Through a dry season and lower than expected rainfall, grain and fat lamb producer Roy Hamilton has been able to maintain success with minimum tillage, direct drill and controlled traffic farming.
The Riverina grower from Rand in southern NSW said 2018 was the third-driest year on record at his 4400ha mixed farming operation, behind 1982 and 2002.
Mr Hamilton said the three practices, along with a growing understanding of how to store soil moisture, control weeds effectively and manage nutrition, had meant there was still crop planted that would reach harvest.
‘‘In the past, a season like this would have meant bare paddocks, but major improvements in how we do things on-farm, driven by quality research, have meant we can now plant on just 10mm of rainfall and still get crop establishment with limited moisture and take it through with some harvest potential,’’ Mr Hamilton said.
‘‘Twenty years ago, we would never have had a boom spray in the same paddock as a harvester, but now it’s standard practice, because we know early weed control preserves soil moisture for the next crop.’’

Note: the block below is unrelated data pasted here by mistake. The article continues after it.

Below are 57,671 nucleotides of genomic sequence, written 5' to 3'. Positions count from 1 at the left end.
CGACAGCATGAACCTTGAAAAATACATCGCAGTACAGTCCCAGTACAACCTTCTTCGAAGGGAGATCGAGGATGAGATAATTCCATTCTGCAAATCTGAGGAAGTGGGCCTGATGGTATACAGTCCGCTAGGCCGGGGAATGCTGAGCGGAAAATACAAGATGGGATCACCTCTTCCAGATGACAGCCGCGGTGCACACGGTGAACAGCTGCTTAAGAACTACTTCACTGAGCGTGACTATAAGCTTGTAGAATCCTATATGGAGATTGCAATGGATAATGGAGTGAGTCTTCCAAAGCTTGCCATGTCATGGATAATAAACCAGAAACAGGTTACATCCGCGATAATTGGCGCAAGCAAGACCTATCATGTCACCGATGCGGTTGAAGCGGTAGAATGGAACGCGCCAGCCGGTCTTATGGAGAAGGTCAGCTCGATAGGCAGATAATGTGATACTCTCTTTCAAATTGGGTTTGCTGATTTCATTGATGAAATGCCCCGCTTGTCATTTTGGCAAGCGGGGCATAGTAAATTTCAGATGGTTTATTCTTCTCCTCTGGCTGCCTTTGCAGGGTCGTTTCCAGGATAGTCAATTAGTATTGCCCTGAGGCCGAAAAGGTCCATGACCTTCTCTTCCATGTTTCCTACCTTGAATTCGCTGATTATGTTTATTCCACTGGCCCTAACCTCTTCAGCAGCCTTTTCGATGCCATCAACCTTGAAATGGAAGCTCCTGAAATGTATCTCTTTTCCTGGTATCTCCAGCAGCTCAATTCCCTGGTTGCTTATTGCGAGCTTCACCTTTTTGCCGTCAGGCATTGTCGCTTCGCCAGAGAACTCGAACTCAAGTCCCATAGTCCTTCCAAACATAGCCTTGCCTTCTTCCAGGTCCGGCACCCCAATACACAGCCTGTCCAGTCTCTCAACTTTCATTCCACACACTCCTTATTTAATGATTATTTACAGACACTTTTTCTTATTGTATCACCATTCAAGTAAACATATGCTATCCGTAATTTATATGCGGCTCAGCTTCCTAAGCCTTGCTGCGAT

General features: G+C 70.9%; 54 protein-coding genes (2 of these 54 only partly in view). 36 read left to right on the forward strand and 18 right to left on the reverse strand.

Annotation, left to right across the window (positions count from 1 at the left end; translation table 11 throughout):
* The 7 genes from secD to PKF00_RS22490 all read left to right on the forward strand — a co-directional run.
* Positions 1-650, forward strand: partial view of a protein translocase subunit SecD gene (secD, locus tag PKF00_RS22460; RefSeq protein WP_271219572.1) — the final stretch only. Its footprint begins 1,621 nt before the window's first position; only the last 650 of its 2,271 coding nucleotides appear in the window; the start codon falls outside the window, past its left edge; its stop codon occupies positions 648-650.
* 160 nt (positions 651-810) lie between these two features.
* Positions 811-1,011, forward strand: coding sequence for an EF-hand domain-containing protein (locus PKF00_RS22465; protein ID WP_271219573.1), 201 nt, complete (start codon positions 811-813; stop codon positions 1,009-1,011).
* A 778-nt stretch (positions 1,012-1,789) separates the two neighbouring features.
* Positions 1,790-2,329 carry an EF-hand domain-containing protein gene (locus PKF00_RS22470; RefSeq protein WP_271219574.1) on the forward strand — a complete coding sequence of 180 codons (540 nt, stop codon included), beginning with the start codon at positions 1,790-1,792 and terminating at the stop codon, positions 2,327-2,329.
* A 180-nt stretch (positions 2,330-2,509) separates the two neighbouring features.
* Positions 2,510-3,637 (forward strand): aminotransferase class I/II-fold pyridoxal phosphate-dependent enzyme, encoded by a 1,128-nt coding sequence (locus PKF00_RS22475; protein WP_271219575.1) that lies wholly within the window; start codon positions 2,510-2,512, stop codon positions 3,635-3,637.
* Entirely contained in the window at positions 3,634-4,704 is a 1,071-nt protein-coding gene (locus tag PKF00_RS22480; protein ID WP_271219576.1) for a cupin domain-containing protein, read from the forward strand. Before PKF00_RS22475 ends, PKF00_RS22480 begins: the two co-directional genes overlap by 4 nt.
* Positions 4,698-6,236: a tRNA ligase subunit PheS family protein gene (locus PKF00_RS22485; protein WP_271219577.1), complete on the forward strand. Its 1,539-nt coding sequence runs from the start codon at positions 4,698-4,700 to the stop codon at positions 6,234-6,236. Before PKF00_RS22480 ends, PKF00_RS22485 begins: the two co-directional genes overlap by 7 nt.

Mr Hamilton is a Grains Research and Development Corporation Northern Region Panel member and believes education and knowledge is key to coping with drier years.
‘‘Our records show the past two decades have been significantly more variable in terms of annual rainfall than the century before,’’ he said.
‘‘GRDC needs to keep pushing into new frontiers and playing a vital part in developing on-farm management tactics that help us deal with seasonal challenge.
‘‘I feel the evidence is there to show our climate is becoming increasingly volatile and extreme, so we need all the tools we can get in terms of research and development to manage this and stay in the farming game.’’
GRDC chair John Woods agreed the Australian climate had challenged many growers again this year, however he said work done by the grains industry as a whole had better positioned the sector to cope with the challenges.
‘‘We often talk about the yields in a good year, but arguably it is more important to have a small crop in a tough season, like the one many Queensland and NSW growers experienced this year,’’ Mr Woods said.
‘‘We need to continue this work to mitigate climate effects and raise productivity in marginal years, as these years often coincide with very rewarding prices.’’
■For information to assist growers dealing with the dry times, visit: bit.ly/2yErXp7